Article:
- SEQUENCE represents linear tasks sequentially performed one after the other.
- WHILE a loop with a condition at its beginning.
- REPEAT-UNTIL a loop with a condition at the bottom.
- FOR another way of looping.
- IF-THEN-ELSE a conditional statement changing the flow of the algorithm.
- CASE the generalization form of IF-THEN-ELSE.
Although these 6 constructs are the most often used ones, you can theoretically use them to implement any algorithm. You might find yourself needing some more based on your specific application. Perhaps the two most needed commands are:
- Invoking classes or calling functions (using the CALL keyword).
- Handling exceptions (using EXCEPTION, WHEN keywords).
Of course, based on the field you’re working in, you might add more constructs (keywords) to your pseudocode glossary as long as you never use these keywords as variable names and that they are well known within your field or company.
When writing pseudocode, everyone often has their own style of presenting things out since it’s read by humans and not by a computer; its rules are less rigorous than that of a programming language. However, there are some simple rules that help make pseudocode more universally understood.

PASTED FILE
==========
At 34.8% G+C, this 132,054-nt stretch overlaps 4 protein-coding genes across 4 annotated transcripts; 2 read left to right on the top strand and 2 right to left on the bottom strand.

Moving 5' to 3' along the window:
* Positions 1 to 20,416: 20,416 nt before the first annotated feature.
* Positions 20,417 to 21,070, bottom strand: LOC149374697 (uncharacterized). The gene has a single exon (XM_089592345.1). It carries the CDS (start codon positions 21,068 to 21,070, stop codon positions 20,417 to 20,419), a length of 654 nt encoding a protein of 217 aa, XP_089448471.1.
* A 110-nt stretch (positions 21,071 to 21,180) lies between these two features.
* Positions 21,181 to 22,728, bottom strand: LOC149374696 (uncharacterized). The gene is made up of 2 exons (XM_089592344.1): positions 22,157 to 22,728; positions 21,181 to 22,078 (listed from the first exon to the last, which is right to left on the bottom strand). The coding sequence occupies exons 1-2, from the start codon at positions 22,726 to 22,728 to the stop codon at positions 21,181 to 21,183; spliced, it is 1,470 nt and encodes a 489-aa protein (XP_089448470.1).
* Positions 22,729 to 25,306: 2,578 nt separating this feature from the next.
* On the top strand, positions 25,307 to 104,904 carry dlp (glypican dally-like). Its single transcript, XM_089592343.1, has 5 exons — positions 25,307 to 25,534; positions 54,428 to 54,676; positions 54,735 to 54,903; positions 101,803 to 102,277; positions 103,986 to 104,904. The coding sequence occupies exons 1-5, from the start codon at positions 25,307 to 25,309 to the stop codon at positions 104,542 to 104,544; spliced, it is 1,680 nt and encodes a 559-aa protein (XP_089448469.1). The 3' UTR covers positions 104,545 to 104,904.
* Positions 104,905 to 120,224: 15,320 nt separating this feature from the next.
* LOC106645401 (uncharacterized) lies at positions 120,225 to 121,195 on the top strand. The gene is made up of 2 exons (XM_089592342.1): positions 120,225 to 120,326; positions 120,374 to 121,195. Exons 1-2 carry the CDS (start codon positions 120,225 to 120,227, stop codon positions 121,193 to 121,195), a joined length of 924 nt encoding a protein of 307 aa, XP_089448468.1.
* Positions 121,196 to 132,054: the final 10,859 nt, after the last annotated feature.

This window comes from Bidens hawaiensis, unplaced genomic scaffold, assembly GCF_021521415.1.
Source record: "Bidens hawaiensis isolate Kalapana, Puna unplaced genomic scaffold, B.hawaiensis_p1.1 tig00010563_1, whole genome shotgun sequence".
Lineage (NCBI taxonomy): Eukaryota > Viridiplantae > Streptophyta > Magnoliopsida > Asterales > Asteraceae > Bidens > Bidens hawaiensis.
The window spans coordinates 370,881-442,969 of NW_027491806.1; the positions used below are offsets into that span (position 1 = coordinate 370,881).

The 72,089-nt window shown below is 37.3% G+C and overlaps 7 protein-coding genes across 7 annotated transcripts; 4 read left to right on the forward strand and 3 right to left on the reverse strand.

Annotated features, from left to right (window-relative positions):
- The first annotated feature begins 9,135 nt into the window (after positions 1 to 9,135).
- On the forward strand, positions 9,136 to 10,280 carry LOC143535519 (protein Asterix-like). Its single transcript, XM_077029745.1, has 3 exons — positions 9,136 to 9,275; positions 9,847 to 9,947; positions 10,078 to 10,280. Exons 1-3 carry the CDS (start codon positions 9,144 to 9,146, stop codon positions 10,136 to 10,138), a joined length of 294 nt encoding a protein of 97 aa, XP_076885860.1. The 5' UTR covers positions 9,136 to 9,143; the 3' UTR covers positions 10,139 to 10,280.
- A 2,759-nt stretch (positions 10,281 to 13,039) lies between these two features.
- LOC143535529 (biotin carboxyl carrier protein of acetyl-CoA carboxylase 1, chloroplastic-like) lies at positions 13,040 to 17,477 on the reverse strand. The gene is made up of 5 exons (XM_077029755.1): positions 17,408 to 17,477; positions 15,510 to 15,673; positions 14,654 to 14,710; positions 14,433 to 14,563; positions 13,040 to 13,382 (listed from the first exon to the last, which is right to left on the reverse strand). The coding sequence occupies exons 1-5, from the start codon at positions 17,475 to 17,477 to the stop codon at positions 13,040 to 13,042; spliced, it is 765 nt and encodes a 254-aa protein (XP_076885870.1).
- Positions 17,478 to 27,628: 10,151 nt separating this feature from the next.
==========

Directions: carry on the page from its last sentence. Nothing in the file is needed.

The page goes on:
- Always capitalize the initial word (often one of the main 6 constructs).
- Have only one statement per line.
- Indent to show hierarchy, improve readability, and show nested constructs.
- Always end multiline sections using any of the END keywords (ENDIF, ENDWHILE, etc.).
- Keep your statements programming language independent.
- Use the naming domain of the problem, not that of the implementation. E.g., “Append the last name to the first name” instead of “name = first+ last.”
- Keep it simple, concise, and readable.
Following these rules help you generate readable pseudocode and be able to recognize a not well-written one.
If you’re a computer science major, went to Bootcamp, or took any programming class, you’ve probably heard of pseudocode before. When I teach my students pseudocode, at first, they don’t see the use of it; they think it’s a waste of time; as they put it, “why write “code” twice?”.
That might be correct in the case of simple, straightforward problems. However, as the complexity and the size of the problem increase, they start to realize how generating pseudocode makes writing the actual code much easier. It helps you realize possible problems or design flaws in the algorithm earlier in the development stage.
Hence, saving more time and effort on fixing bugs and avoiding errors. Moreover, pseudocode allowed programmers to communicate more efficiently with others from different backgrounds, as it delivers the algorithm’s idea without the complexity of syntax restrictions.
A clear, concise, straightforward pseudocode can make a big difference in the road from idea to implementation, a smooth ride for the programmer. It’s one of the overall tools underestimated by the programming community but defiantly, needs to be utilized more.